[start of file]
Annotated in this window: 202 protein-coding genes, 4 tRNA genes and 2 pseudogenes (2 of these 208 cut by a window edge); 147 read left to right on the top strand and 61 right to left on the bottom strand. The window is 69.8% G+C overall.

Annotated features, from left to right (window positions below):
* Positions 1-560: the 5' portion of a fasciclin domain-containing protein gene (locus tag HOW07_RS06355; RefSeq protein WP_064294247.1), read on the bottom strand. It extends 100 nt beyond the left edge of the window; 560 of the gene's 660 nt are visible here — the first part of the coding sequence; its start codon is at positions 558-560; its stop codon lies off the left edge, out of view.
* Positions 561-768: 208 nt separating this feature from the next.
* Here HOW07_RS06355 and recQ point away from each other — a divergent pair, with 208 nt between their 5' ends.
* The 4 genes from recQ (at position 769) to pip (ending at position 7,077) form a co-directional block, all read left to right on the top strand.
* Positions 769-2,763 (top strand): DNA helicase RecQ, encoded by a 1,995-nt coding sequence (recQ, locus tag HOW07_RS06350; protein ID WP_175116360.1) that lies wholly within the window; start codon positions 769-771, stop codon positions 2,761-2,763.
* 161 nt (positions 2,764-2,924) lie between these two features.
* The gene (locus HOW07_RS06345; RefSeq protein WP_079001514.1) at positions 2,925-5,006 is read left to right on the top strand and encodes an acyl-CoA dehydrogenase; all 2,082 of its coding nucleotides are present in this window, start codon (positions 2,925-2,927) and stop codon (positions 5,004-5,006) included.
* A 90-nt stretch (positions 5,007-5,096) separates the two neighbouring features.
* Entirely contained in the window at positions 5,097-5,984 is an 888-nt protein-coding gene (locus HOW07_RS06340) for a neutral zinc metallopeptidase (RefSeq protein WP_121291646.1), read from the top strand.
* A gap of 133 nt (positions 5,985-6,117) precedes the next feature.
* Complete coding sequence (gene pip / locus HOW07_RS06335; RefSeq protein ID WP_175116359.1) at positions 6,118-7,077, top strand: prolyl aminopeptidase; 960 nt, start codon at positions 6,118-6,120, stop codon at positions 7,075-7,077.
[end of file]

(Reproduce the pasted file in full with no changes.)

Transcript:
Annotated in this window: 202 protein-coding genes, 4 tRNA genes and 2 pseudogenes (2 of these 208 cut by a window edge); 147 read left to right on the top strand and 61 right to left on the bottom strand. The window is 69.8% G+C overall.

Annotated features, from left to right (window positions below):
* Positions 1-560: the 5' portion of a fasciclin domain-containing protein gene (locus tag HOW07_RS06355; RefSeq protein WP_064294247.1), read on the bottom strand. It extends 100 nt beyond the left edge of the window; 560 of the gene's 660 nt are visible here — the first part of the coding sequence; its start codon is at positions 558-560; its stop codon lies off the left edge, out of view.
* Positions 561-768: 208 nt separating this feature from the next.
* Here HOW07_RS06355 and recQ point away from each other — a divergent pair, with 208 nt between their 5' ends.
* The 4 genes from recQ (at position 769) to pip (ending at position 7,077) form a co-directional block, all read left to right on the top strand.
* Positions 769-2,763 (top strand): DNA helicase RecQ, encoded by a 1,995-nt coding sequence (recQ, locus tag HOW07_RS06350; protein ID WP_175116360.1) that lies wholly within the window; start codon positions 769-771, stop codon positions 2,761-2,763.
* 161 nt (positions 2,764-2,924) lie between these two features.
* The gene (locus HOW07_RS06345; RefSeq protein WP_079001514.1) at positions 2,925-5,006 is read left to right on the top strand and encodes an acyl-CoA dehydrogenase; all 2,082 of its coding nucleotides are present in this window, start codon (positions 2,925-2,927) and stop codon (positions 5,004-5,006) included.
* A 90-nt stretch (positions 5,007-5,096) separates the two neighbouring features.
* Entirely contained in the window at positions 5,097-5,984 is an 888-nt protein-coding gene (locus HOW07_RS06340) for a neutral zinc metallopeptidase (RefSeq protein WP_121291646.1), read from the top strand.
* A gap of 133 nt (positions 5,985-6,117) precedes the next feature.
* Complete coding sequence (gene pip / locus HOW07_RS06335; RefSeq protein ID WP_175116359.1) at positions 6,118-7,077, top strand: prolyl aminopeptidase; 960 nt, start codon at positions 6,118-6,120, stop codon at positions 7,075-7,077.